Dance demands a lot from the body, both physically and mentally, and dancers are very in tune with their body.
They can often tell when there is restriction in the tissues when performing dance movements. It is important for dancers to listen to their body when these restrictions are felt, because if the dancer chooses to ignore it, it could lead to compensation movement patterns, unnecessary load on other areas of the body and dysfunctional movement patterns.
When the dancers feel restriction, they can try some self-release work to that area using foam rollers, massage balls, heat therapy and stretching, but if restriction is still felt, this is the time to book an appointment with a Manual Therapist. September 13, Jodie Comer.
The Dancers’ Body Book – Part 1
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Refine your editions:
January 2. December 2. November 4. It is important to consider how archives can reproduce and reinforce hierarchies. As scholars like Randy Martin have noted, dance criticism tends to isolate a performance from broader influences of social, political, and economic forces. By asking this question I do not mean to diminish the important roles Halprin has played as a performer and director.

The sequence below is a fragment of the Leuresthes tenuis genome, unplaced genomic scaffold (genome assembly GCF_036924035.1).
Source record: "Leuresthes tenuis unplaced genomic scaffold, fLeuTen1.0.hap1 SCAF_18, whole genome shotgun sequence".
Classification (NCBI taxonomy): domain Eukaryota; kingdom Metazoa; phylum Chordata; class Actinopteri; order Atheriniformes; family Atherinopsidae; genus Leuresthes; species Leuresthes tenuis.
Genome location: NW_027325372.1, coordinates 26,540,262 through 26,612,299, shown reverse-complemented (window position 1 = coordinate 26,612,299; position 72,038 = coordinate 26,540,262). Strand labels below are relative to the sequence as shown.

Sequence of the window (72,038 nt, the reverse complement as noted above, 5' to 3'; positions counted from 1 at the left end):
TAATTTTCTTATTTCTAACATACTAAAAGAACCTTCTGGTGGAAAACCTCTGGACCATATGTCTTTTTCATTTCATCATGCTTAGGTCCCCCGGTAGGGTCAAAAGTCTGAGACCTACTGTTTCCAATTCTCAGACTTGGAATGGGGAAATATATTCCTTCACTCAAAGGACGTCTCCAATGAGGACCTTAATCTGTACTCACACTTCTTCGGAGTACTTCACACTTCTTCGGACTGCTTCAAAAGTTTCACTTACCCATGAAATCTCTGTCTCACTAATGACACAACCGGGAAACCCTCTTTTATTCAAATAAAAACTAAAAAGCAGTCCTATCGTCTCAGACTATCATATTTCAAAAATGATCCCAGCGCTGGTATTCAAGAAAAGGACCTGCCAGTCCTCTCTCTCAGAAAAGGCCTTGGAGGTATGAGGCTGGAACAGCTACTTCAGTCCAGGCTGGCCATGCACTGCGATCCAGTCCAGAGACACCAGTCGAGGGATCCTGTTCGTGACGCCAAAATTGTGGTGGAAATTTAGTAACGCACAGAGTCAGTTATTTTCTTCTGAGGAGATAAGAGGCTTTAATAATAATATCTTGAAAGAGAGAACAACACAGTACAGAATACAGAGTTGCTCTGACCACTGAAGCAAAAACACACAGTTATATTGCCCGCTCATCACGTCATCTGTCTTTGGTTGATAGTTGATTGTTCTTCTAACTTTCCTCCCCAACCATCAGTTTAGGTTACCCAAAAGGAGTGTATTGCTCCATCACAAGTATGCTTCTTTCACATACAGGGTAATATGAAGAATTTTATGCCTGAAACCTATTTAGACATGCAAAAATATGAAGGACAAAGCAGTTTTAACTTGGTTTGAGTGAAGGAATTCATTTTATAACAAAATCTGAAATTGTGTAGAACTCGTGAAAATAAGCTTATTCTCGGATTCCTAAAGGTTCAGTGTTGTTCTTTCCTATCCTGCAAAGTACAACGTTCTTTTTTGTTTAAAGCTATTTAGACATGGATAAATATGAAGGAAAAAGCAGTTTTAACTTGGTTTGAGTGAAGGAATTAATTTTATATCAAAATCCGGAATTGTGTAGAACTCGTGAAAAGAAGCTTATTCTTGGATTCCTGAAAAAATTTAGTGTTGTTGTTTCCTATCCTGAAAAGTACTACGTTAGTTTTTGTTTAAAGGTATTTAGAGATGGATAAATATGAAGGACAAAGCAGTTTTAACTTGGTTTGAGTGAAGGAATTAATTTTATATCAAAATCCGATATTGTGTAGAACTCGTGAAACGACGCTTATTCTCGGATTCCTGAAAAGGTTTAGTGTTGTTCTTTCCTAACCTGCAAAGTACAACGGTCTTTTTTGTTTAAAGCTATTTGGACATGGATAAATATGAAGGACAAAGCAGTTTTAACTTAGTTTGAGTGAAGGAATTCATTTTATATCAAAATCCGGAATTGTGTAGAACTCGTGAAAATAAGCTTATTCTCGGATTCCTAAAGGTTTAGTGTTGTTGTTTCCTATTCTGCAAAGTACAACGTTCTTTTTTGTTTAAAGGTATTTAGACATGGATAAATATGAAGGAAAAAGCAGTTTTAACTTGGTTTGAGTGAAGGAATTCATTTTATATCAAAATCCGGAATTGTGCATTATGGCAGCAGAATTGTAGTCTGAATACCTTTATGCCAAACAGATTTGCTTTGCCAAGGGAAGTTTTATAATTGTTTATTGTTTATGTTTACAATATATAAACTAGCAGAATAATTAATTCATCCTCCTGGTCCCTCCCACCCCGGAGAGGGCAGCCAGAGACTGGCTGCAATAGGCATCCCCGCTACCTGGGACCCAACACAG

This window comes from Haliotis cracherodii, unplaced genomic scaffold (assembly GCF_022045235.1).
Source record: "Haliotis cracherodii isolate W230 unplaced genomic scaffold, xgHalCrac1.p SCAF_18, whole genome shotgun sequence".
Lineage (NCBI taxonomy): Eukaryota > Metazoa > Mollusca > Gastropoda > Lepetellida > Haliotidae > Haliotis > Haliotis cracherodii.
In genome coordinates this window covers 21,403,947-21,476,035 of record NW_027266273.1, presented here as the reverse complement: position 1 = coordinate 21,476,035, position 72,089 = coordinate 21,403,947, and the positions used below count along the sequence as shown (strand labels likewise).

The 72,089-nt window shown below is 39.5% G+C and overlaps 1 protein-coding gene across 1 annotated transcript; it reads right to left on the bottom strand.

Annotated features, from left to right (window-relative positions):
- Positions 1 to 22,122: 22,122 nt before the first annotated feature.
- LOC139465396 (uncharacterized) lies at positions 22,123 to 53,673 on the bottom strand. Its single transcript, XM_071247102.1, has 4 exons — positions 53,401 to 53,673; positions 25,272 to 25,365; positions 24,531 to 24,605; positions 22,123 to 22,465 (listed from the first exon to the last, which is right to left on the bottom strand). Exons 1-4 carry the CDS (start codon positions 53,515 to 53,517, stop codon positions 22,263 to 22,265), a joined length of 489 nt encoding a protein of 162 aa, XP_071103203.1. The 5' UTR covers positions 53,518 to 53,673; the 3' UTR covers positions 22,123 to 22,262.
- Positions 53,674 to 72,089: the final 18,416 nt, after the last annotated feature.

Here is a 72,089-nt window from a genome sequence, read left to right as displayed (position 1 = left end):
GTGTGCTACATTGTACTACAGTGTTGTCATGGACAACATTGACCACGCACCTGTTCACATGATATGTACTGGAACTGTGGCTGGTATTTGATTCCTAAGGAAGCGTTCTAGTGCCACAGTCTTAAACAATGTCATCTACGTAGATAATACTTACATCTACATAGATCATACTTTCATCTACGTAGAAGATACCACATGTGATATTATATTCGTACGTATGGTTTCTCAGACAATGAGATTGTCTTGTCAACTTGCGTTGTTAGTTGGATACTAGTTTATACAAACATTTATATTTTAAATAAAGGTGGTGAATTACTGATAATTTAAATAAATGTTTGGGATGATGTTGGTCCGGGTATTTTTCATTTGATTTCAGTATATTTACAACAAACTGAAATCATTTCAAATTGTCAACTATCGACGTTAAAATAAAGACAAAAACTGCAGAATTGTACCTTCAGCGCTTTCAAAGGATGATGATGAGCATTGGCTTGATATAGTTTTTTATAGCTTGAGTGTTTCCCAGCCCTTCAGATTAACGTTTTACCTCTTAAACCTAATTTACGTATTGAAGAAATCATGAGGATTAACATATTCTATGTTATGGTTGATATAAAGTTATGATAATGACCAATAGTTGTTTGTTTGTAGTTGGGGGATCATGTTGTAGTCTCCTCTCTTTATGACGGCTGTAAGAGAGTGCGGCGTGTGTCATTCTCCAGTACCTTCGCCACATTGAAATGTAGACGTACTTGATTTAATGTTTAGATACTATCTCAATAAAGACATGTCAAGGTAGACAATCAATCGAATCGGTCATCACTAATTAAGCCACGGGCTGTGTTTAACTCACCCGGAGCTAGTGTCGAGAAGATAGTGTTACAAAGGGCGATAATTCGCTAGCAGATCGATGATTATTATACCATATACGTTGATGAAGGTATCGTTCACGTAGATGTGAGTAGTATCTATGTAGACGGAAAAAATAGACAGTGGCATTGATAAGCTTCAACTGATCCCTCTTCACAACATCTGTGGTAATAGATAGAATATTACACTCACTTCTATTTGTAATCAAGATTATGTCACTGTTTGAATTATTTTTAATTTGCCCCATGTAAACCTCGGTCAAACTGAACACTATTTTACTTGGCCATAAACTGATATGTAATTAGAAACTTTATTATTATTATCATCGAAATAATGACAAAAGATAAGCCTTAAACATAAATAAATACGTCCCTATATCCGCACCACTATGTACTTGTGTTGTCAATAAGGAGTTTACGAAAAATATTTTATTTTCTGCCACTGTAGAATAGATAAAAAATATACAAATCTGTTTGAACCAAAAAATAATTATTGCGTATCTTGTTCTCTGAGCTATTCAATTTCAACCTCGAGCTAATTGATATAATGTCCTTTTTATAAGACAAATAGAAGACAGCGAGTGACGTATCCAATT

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As an archival object, the catalogue makes it possible to circulate their ideas to broader communities. How did these transitions occur?
What motivated these shifts? Why and how did Halprin select Los Angeles? In one striking image on page 77, Halprin stands on her deck with Ruth Beckford and Merce Cunningham. The intertwining of dance and activism that the curators describe in the catalogue continues to be a defining feature in projects by Bay Area practitioners, many of who are overlooked in history books and dance publications: Sara Shelton Mann and Contraband, Ed Mock, Amara Tabor-Smith, Patricia Berne, and Marc Bamuthi Joseph——to name a few.